From the booming state of Wyoming, things are pretty good. Our mining industries (coal, trona, uranium, etc), oil production, and coal bed methane are flourishing. The railroads are busy, you can't find a contractor that will even talk to you until next year, and housing is impossible to find. If you have a pulse and can pass a p-test, you have a job, or two, or as many as you want. We don't have enough people to fill positions in the service industries, so we've got (presumably) document workers from all over the place. Pizza Hut is even hiring at $10 an hour!
Our economy here is usually a year or so behind the rest of the country. By the time some of your economies pick up, ours will be headed down the tubes. After the boom in the 70s, there was a sign posted in one of our largest cities that said, "Will the last one out of Casper please turn off the lights?" This after it seemed it was turning into a ghost town. This latest boom will end, too. It's inevitable. We Americans are some pretty spoiled people. We get to riding the wave and forgetting that anything like the Great Depression ever happened or could happen again.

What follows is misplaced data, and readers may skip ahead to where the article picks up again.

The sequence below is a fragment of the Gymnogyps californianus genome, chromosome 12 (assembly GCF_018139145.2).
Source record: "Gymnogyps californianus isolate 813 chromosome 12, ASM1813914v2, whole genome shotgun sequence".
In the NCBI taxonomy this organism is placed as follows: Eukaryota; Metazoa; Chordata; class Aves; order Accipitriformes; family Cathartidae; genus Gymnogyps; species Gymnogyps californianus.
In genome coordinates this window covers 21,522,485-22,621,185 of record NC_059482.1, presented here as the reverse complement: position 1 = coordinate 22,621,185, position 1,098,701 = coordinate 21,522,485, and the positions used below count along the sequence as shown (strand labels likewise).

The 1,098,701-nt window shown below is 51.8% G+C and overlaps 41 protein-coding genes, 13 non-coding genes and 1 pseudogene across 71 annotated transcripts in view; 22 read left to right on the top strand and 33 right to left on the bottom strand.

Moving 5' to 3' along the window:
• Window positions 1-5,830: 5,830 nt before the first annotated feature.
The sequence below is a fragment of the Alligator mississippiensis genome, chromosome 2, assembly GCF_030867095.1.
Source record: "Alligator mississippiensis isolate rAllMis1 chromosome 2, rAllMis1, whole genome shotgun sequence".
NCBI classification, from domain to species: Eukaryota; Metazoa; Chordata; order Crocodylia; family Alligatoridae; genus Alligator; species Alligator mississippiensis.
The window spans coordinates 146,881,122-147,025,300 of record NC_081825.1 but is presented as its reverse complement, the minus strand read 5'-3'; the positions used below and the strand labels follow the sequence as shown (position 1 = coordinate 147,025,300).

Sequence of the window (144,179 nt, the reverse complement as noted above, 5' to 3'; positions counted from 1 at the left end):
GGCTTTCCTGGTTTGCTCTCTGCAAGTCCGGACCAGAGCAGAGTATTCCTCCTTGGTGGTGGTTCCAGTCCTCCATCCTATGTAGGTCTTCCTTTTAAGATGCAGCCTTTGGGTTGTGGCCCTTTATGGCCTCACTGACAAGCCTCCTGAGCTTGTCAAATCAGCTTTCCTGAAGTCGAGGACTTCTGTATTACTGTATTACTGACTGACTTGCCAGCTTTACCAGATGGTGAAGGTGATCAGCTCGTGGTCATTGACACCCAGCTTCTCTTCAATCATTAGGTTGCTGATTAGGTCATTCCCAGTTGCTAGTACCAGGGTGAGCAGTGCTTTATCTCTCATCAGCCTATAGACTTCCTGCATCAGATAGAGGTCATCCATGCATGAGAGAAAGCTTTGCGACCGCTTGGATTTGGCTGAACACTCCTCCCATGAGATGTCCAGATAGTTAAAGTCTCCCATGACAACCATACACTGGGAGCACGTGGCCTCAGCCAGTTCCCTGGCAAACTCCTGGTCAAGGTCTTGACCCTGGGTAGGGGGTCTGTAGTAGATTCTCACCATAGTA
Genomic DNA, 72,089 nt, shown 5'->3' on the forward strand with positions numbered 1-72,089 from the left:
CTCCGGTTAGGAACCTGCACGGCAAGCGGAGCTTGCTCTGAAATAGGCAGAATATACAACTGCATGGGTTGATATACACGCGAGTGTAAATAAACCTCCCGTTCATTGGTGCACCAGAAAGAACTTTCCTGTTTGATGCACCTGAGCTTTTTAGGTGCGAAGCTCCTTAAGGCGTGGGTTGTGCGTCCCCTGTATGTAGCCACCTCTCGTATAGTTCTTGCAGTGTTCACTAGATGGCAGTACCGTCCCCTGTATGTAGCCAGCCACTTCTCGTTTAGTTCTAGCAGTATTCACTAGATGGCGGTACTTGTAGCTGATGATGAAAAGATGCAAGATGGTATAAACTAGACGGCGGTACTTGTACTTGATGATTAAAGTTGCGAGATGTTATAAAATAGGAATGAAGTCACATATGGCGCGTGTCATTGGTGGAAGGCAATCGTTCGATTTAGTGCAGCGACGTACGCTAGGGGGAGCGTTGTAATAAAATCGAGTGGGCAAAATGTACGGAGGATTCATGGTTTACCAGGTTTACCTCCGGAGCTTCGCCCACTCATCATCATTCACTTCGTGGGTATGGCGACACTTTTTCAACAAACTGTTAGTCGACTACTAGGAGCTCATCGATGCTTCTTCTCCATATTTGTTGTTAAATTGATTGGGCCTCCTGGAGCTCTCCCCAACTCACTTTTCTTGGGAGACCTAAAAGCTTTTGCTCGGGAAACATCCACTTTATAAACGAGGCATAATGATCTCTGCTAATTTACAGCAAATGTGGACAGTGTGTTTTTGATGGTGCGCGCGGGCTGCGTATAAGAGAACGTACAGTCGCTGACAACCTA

Our lifestyles are simply unsustainable. We want everything. It's hard to grow up and realize there are consequences for our choices. I bought an old Saturn for a work car (35 mpg). My pick-up (17 mpg) is sitting there with a full tank, but that doesn't mean I have to use it. I don't mind having to conserve because I don't ever want to even think about having to ride a solar-powered V-twin! Just because we have a boom, doesn't mean to use it all up. When the rug gets pulled out from under us, we blame the government or big corporation, and forget that it was our own decisions that got us in the trouble in which we find ourselves.
So things are looking good out here, for awhile, anyway. That means to me that it's a good time to be proactive. And it wouldn't hurt to remember what it means to be a producer rather than just a rabid consumer.